The design of your apartment and the features are also an important point, for instance a hot-tub on the terrace or fire place in the living room are very much appreciated by guests. Contact us to receive a personalized business model at email@example.com.
Is It Possible to Purchase Property In a Company Name?
Due to the regulations put in place by the Swiss government, it is not possible for a foreign person to purchase a property in the name of a company. The Lex Koller regulations state that someone of foreign residence can only purchase one property in Switzerland at any one time. For more information regarding buying property in Switzerland see our guide, here.
Mortgage rates in Switzerland
Those who wish to get a mortgage in Switzerland are often taken aback by the borrowing rates offered by some mortgage lenders. This can be as little as 1%, a significant drop from previous years where mortgage rates were between 4% and 5%.
2018 saw a slightly retracement of this, however rates fell once more in 2019. Making for a five year average of only 1%, and a ten year average of 1.35%.
When acquiring a mortgage in Switzerland it is worth contacting various lenders to make comparisons. rates can vary from bank to bank, so it is always best to shop around for the best deal to suit you. Rates offered are heavily dependant on your financial history and personal circumstances at the time of application.
How Do Swiss Mortgages Work?
Local banks will lend up to 70% of the property value depending on your financial circumstances. Higher percentage loan-to-value (LTV) is possible if you invest your assets with the bank.
You have to first pay the 30% deposit and then the bank will release the mortgage.
Interest rates are the lowest in the developed world and banks will lend for ten years at fixed rates below 2%.
A Swiss mortgage (both variable and fixed rates available) is effectively an overdraft secured against the property with the borrower paying interest on the capital every quarter.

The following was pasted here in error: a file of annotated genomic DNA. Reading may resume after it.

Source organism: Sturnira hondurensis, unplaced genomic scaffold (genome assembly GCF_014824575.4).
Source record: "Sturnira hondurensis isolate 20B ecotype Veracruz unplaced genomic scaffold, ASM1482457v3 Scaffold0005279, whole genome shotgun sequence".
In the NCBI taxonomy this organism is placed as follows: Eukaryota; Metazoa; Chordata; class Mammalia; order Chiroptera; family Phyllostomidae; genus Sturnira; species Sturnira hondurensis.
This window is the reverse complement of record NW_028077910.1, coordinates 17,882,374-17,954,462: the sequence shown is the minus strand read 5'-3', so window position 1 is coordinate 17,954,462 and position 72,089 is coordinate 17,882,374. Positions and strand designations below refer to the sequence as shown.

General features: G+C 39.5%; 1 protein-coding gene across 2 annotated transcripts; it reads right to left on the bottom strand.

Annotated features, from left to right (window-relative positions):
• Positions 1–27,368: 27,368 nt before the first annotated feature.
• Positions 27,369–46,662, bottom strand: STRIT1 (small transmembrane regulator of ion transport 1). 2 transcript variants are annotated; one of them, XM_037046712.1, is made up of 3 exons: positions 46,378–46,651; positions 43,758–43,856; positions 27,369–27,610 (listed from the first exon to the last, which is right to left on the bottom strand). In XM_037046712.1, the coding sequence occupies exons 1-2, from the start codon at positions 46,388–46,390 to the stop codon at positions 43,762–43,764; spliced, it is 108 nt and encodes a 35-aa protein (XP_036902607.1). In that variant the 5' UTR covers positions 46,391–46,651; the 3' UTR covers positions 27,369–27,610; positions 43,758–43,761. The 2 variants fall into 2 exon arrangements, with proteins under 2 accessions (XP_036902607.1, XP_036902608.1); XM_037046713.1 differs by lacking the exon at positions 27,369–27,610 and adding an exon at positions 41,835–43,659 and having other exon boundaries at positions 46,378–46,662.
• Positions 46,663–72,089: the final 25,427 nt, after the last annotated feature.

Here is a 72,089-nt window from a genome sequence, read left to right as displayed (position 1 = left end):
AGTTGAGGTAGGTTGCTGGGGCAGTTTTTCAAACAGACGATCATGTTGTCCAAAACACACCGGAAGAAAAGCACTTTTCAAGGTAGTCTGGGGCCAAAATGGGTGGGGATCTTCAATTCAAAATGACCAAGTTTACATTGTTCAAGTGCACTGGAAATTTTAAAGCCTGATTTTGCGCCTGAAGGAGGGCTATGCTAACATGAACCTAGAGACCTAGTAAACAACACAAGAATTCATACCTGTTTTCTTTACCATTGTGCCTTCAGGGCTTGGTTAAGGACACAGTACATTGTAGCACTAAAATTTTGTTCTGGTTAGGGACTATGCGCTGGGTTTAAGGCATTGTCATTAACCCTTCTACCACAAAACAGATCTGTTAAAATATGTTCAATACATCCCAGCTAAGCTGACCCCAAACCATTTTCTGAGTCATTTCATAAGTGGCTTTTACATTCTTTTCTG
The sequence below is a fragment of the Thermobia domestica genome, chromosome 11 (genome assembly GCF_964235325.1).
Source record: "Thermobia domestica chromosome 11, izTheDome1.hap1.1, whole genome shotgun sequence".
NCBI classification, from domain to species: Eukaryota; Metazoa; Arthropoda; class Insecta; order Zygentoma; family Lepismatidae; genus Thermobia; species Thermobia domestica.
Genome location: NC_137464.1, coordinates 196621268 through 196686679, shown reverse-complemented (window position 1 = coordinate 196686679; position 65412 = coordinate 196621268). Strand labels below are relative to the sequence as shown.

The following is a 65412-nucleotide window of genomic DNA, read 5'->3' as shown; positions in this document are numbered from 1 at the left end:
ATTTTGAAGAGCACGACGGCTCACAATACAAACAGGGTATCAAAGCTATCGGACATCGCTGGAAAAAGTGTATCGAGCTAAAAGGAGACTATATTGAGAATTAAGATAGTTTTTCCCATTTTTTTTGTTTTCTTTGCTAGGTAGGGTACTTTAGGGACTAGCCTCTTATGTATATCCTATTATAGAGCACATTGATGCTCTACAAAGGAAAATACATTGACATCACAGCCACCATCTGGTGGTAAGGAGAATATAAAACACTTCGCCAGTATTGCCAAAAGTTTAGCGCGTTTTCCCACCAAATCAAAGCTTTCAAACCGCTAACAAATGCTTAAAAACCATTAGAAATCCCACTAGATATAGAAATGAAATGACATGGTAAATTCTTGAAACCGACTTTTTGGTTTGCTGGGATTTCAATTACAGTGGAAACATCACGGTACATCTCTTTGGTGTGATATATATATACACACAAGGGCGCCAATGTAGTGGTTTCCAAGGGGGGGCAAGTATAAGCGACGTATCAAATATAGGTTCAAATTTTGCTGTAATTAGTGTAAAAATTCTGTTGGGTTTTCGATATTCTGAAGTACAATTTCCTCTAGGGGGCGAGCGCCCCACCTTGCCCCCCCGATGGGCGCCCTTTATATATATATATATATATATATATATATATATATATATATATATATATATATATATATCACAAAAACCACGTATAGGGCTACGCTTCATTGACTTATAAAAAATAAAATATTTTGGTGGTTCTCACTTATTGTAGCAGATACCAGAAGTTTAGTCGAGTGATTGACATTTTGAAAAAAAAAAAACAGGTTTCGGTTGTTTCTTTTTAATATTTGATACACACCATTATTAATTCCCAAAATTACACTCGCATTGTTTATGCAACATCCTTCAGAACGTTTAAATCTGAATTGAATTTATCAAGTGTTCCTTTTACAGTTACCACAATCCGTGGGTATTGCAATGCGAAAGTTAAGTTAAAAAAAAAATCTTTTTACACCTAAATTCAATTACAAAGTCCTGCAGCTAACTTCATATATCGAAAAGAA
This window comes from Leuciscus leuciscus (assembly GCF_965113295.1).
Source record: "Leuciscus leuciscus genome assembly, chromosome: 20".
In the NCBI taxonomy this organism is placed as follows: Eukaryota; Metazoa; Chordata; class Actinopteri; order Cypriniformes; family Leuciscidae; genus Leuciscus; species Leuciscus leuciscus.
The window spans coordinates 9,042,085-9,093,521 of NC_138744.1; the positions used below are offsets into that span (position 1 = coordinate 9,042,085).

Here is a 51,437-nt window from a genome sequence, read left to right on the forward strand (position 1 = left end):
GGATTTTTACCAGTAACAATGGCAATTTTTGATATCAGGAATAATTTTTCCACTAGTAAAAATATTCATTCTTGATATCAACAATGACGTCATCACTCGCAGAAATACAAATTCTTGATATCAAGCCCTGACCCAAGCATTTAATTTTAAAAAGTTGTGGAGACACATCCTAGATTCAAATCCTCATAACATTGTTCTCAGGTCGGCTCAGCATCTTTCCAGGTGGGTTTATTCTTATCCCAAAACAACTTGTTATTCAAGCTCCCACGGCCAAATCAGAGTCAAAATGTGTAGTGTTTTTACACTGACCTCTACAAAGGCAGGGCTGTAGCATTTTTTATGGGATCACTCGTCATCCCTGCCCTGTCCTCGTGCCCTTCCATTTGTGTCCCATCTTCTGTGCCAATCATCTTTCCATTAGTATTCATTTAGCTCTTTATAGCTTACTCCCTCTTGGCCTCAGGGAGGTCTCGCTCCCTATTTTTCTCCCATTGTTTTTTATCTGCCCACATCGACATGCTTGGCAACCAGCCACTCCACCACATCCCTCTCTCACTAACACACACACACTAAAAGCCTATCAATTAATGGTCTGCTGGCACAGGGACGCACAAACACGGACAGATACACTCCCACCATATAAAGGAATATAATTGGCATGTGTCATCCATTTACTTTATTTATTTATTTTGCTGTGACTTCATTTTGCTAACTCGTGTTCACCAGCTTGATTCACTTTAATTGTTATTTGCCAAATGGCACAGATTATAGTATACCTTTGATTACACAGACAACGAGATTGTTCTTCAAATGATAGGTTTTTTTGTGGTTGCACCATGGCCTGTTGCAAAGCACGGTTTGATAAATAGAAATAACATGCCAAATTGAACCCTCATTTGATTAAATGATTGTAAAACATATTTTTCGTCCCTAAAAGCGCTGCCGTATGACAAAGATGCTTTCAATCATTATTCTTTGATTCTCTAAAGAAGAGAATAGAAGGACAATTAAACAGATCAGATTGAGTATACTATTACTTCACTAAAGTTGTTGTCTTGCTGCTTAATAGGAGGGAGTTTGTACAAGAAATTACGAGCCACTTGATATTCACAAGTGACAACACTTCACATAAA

Apartments at more than CHF 2 million are considered as lux investments. This involve a max LTV of 60% and capital repayment at a minimum of 3%.
Capital repayments can be made for up to 25 years and are paid annually.
Purchase Costs in Switzerland
Costs of purchase vary depending on the Canton (region). In Valais, where we have all our ski properties, you will pay around 3% of the property fee. Comprising of notary fees, land registry fees and government purchase taxes. In addition, there is a mortgage registration fee payable. In Valais this is 1.6% of the loan value.
Taxation in Switzerland
Property Tax: Sometimes known as land or real estate tax, this is a cantonal or communal tax on land and buildings. It is payable by persons who are recorded in the land register as the owners or users of a property. The rates range from 0.05% to 0.3% on the full taxable value of the property, i.e. without taking account of any related debts or mortgages. The property is taxed at its location irrespective of where the owner lives.
Swiss Tax on Rental Income: Rental income is taxable. Nevertheless, administration costs invoiced by third persons, necessary maintenance and improvement costs, as well as interest payments in respect of loans, are deductible. This type of tax can also apply to non-residents.
Rental Value Tax: All homeowners in Switzerland must pay an income tax on their home. This tax is called the Rental Value Tax and is calculated by determining how much rent the home would theoretically yield if rented out. At the same time, you can deduct mortgage interest payments and other costs for the upkeep of the property.
Capital Gains Tax: Profit on the sale of a property is subject to a capital gains tax to reduce speculation. The rates are usually progressive and the longer the property is owned, the lower the tax rate. A shorter owning period means a higher tax. The computation for the taxable gains is the selling price, less acquisition costs and costs of improvement. Therefore, it is very important to keep all the receipts you have relative to your property as they may save you money in the future!
Double Taxation: If you live outside Switzerland, then normally you should not pay tax in your country of residence on a property situated in Switzerland. This however depends on the Double Tax Treaty between Switzerland and your country of residence. The principle normally followed is that property is taxed in the country where the property is situated.
Inheritance tax: All properties are freehold and therefore can be passed to direct descendants. In Canton Valais there is no inheritance tax payable, though you will be liable to your local country rate of taxation.